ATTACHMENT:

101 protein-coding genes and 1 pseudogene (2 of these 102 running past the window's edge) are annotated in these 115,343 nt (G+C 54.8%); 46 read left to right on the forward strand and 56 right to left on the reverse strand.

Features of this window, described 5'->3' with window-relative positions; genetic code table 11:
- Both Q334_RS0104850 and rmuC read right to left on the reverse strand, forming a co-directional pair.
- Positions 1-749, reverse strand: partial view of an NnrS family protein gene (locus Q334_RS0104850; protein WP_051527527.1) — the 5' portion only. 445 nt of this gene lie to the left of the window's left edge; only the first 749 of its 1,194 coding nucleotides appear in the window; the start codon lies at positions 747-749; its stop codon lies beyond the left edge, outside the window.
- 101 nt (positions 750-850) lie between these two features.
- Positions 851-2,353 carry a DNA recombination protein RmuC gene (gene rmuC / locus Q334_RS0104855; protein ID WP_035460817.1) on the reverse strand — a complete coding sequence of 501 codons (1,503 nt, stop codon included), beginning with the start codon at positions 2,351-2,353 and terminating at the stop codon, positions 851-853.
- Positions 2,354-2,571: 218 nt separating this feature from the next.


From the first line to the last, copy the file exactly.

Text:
101 protein-coding genes and 1 pseudogene (2 of these 102 running past the window's edge) are annotated in these 115,343 nt (G+C 54.8%); 46 read left to right on the forward strand and 56 right to left on the reverse strand.

Features of this window, described 5'->3' with window-relative positions; genetic code table 11:
- Both Q334_RS0104850 and rmuC read right to left on the reverse strand, forming a co-directional pair.
- Positions 1-749, reverse strand: partial view of an NnrS family protein gene (locus Q334_RS0104850; protein WP_051527527.1) — the 5' portion only. 445 nt of this gene lie to the left of the window's left edge; only the first 749 of its 1,194 coding nucleotides appear in the window; the start codon lies at positions 747-749; its stop codon lies beyond the left edge, outside the window.
- 101 nt (positions 750-850) lie between these two features.
- Positions 851-2,353 carry a DNA recombination protein RmuC gene (gene rmuC / locus Q334_RS0104855; protein ID WP_035460817.1) on the reverse strand — a complete coding sequence of 501 codons (1,503 nt, stop codon included), beginning with the start codon at positions 2,351-2,353 and terminating at the stop codon, positions 851-853.
- Positions 2,354-2,571: 218 nt separating this feature from the next.